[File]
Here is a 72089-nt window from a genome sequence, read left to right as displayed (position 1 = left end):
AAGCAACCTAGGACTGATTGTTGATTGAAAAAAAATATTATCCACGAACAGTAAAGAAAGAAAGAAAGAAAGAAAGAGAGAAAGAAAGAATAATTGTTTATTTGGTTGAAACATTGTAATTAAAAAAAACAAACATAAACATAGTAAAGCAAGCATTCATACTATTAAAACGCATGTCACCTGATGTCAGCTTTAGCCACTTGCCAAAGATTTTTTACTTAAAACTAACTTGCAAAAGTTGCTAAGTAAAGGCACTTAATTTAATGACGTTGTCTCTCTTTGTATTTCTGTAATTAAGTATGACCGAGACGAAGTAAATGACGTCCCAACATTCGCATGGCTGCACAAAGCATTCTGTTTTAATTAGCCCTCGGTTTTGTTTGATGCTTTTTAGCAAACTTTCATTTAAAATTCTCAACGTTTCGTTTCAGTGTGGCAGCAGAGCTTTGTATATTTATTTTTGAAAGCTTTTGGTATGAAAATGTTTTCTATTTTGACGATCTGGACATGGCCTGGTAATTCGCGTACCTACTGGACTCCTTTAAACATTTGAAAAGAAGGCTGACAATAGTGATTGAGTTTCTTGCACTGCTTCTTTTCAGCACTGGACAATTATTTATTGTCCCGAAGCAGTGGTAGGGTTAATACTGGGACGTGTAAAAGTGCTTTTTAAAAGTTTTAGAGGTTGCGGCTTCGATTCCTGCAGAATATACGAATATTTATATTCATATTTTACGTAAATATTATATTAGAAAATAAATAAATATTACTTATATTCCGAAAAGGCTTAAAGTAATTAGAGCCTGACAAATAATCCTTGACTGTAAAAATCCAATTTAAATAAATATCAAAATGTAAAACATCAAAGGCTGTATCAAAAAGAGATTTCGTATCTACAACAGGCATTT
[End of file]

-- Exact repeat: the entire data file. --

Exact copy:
Here is a 72089-nt window from a genome sequence, read left to right as displayed (position 1 = left end):
AAGCAACCTAGGACTGATTGTTGATTGAAAAAAAATATTATCCACGAACAGTAAAGAAAGAAAGAAAGAAAGAAAGAGAGAAAGAAAGAATAATTGTTTATTTGGTTGAAACATTGTAATTAAAAAAAACAAACATAAACATAGTAAAGCAAGCATTCATACTATTAAAACGCATGTCACCTGATGTCAGCTTTAGCCACTTGCCAAAGATTTTTTACTTAAAACTAACTTGCAAAAGTTGCTAAGTAAAGGCACTTAATTTAATGACGTTGTCTCTCTTTGTATTTCTGTAATTAAGTATGACCGAGACGAAGTAAATGACGTCCCAACATTCGCATGGCTGCACAAAGCATTCTGTTTTAATTAGCCCTCGGTTTTGTTTGATGCTTTTTAGCAAACTTTCATTTAAAATTCTCAACGTTTCGTTTCAGTGTGGCAGCAGAGCTTTGTATATTTATTTTTGAAAGCTTTTGGTATGAAAATGTTTTCTATTTTGACGATCTGGACATGGCCTGGTAATTCGCGTACCTACTGGACTCCTTTAAACATTTGAAAAGAAGGCTGACAATAGTGATTGAGTTTCTTGCACTGCTTCTTTTCAGCACTGGACAATTATTTATTGTCCCGAAGCAGTGGTAGGGTTAATACTGGGACGTGTAAAAGTGCTTTTTAAAAGTTTTAGAGGTTGCGGCTTCGATTCCTGCAGAATATACGAATATTTATATTCATATTTTACGTAAATATTATATTAGAAAATAAATAAATATTACTTATATTCCGAAAAGGCTTAAAGTAATTAGAGCCTGACAAATAATCCTTGACTGTAAAAATCCAATTTAAATAAATATCAAAATGTAAAACATCAAAGGCTGTATCAAAAAGAGATTTCGTATCTACAACAGGCATTT